Residents living near large scale coal mining operations in northern Shan State have called on the firm, Ngwe Yi Pale Mining Co. Ltd, to stop coal mining in Hsipaw Township due to the serious environmental consequences the mining has inflicted on the area.
The firm is part of the Ngwe Yi Pale group, one of the largest sugar, cement and coal producers in Burma. Ngwe Yi Pale Miningstarted their operation in Hsipaw Township in 2004, with mining sites at Peng Zai, Parng Ngar and Nar Goon villages.
On April 1, 2016, over 250 villagers gathered at the Nam Ma temple to discuss problems caused by coal mining in their area.
Long Sai, an elder from Nam Ma village, told the Shan Herald that before the company operated in Peng Zai village, there was a small rice mill that provided electricity for the temple. Tea and rice grew well in the area, he explained.
“If the company continued digging the coal in the Ho Nar Fa area, over 100 acres of rice fields will be destroyed,” Long Sai explained. “The villagers will then have to move out from their homes.”
“We will not allow them to dig for coal in the Ho Nar Fa area,” he added. “We totally disagree with their operation. We want them to stop immediately and get out of the area.”
In 2010, residents in Nam Ma staged a protest against the coal mining, calling for the operation to permanently stop. However, this did not happen and the company continued to dig for coal.
“They do not care about local people who belong to the area,” said Sai Kyaw Jing, one of Nam Ma village leaders.
Over a 10 year period from 2005 to 2015 the company dug many holes throughout the Township. The holes appear to be part of an exploration study conducted by the firm. Villagers tell SHAN that they worry that people or livestock will fall into the numerous holes which the company has left in many places.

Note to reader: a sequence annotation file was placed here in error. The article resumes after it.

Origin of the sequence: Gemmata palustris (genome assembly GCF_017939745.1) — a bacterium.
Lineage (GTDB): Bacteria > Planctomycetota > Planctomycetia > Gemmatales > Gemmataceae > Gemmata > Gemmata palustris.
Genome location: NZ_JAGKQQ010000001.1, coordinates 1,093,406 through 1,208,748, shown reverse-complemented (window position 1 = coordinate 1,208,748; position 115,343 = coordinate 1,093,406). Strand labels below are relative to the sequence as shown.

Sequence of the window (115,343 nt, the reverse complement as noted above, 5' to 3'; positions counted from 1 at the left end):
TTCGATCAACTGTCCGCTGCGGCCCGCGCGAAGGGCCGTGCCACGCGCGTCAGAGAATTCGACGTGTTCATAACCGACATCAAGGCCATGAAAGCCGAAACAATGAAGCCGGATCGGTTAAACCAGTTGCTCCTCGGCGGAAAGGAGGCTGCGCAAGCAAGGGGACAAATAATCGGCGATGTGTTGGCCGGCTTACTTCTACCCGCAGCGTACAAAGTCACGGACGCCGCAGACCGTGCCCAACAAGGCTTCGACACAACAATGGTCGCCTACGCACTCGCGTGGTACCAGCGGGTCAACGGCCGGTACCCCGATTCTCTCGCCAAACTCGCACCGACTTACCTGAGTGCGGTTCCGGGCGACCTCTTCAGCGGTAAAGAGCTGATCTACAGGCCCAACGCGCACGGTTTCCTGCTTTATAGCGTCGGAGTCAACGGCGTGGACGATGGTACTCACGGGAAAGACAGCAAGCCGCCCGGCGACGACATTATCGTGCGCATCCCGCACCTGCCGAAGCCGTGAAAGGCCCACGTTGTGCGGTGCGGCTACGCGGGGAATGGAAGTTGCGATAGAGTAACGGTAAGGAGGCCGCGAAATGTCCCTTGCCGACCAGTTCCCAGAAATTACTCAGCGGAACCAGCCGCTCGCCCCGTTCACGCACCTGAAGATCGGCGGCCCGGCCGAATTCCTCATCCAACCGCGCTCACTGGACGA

“We requested them to fill up the holes but they refused to this”, said Sai Kyaw Jing.
Earlier this year, residents of Nong Khio Township which is also in northern Shan State, reported serious problems with contamination in their area due to the company’s sugar production operations.
“Even though we met with their representatives to find a solution, they never did anything,” said a frustrated villager, Sai Zaw Moe. He reports that the firm continues to dump sugar production related waste into a nearby river (link http://english.panglong.org/residents-complain-of-contaminated-water-in-nong-khio-township/ ).
The recently released, Extractive Industries Transparency Initiative (EITI) report for Burma shows that 43.55% of Ngwe Yi Pale Mining, is owned U Thein Myint, also known as Chaung Hpin. Another individual listed as U Myint Shein, owns 29.20% of the firm.
BY SAI AW / Shan Herald Agency for News (SHAN)
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